Machine Learning in Spark with Snowflake Connectivity

Part of Spark’s appeal is how easy it is to use machine learning capabilities over the data that has been made available to Spark. For example, MLlib, a popular library for machine learning, comes as part of the standard Spark configuration. With these machine learning capabilities in hand, organizations can easily gain new insights and business value from the data that they acquire.

Expanding on our previous web log example, you may wonder what zip codes or broader geographical areas the requests in the web server logs are coming from. The following Scala code illustrates how to retrieve a query in Snowflake and apply machine learning functions to the query:

// *************************************
// Retrieve zip codes stored in Snowflake into Spark
// *************************************

// Function to retrieve a Snowflake query result into a Spark data frame
def snowflakedf(sql: String) = {
 .option("query", sql)

// Snowflake SQL query to retrieve all ZIP codes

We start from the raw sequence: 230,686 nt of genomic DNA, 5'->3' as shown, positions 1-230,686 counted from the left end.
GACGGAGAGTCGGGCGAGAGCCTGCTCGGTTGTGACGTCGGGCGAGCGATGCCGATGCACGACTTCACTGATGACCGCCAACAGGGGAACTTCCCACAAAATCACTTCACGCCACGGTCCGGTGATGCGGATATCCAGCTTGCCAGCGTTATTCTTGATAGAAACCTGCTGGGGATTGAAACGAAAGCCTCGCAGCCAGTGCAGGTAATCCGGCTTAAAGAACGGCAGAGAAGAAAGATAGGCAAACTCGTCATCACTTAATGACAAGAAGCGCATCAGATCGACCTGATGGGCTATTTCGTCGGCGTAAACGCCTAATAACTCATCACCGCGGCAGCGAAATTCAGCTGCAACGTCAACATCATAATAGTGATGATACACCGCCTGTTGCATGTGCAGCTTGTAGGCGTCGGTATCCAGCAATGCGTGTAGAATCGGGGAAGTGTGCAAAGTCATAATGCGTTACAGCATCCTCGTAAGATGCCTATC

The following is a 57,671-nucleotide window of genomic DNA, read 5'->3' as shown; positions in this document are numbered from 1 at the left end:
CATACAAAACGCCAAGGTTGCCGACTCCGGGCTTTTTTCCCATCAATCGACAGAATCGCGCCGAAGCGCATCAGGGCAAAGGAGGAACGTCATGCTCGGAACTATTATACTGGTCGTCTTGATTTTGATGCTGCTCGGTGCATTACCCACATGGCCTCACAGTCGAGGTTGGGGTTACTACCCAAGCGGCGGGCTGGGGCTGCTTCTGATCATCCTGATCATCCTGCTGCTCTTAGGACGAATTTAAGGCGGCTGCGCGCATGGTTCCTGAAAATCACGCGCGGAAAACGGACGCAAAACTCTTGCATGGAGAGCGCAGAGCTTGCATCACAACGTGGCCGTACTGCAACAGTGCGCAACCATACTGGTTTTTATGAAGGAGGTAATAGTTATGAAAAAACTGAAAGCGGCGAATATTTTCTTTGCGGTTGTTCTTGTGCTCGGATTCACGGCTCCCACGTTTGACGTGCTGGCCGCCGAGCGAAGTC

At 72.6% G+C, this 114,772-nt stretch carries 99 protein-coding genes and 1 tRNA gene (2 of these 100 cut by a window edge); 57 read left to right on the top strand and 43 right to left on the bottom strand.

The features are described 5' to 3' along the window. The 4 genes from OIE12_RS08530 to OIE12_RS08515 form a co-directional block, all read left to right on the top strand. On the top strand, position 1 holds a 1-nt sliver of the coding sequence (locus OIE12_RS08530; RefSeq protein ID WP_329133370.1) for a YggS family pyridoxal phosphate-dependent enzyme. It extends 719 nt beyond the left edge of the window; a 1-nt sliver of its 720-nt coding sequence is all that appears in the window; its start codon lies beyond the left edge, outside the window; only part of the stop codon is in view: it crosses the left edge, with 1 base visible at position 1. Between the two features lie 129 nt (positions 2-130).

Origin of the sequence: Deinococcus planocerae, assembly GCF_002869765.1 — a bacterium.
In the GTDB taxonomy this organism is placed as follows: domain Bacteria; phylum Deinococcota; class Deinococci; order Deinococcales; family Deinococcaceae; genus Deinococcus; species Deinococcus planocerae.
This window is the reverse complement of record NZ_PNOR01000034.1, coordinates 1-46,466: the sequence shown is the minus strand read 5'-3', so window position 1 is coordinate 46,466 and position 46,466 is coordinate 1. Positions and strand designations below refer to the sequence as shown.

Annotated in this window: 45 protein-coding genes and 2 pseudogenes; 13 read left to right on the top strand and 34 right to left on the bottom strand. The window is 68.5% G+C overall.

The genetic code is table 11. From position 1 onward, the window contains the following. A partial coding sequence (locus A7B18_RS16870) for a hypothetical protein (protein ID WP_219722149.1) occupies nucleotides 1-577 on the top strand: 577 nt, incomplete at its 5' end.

val df2 = snowflakedf("SELECT * FROM zip_codes")

// *************************************
// Machine learning over zip codes stored in Snowflake 
// *************************************
import org.apache.spark.mllib.clustering.{KMeans, KMeansModel}
import org.apache.spark.mllib.linalg.Vectors

// Convert DF with SQL result into Vectors for the MLlib API
var vectors = => Vectors.dense(r.getDecimal(0).doubleValue()))

var numClusters = 2
var numIterations = 20
var clusters = KMeans.train(vectors, numClusters, numIterations)

You can now use snowflakedf(.) to define Spark data frames that are populated with data from the Snowflake query.

Summary and Next Steps

As we’ve illustrated in this post, Spark is a powerful tool for data wrangling. Its rich ecosystem provides compelling capabilities for complex ETL and machine learning. With the deep integration into Spark provided by the connector, Snowflake can now serve as the fully-managed and governed database for all your Spark data, including traditional relational data, JSON, Avro, CSV, XML, machine-born data, etc. This makes Snowflake your repository of choice in any Spark-powered solution.

So what’s next? We encourage you to try Snowflake and its integration with Spark in your data processing solutions today:

Also, are you interested in helping design and build the next-generation Spark-Snowflake integration? If so, we invite you to take a look at the open Engineering positions on our careers page.

In part 2 of this series, we’ll take a look behind the scenes to better understand how the Spark connector processes queries that retrieve data from Snowflake into Spark and how this can be used to enable high-performance ELT solutions using Spark and Snowflake. In the meantime, keep an eye on this blog or follow us on Twitter (@snowflakedb) to keep up with all the news and happenings here at Snowflake Computing.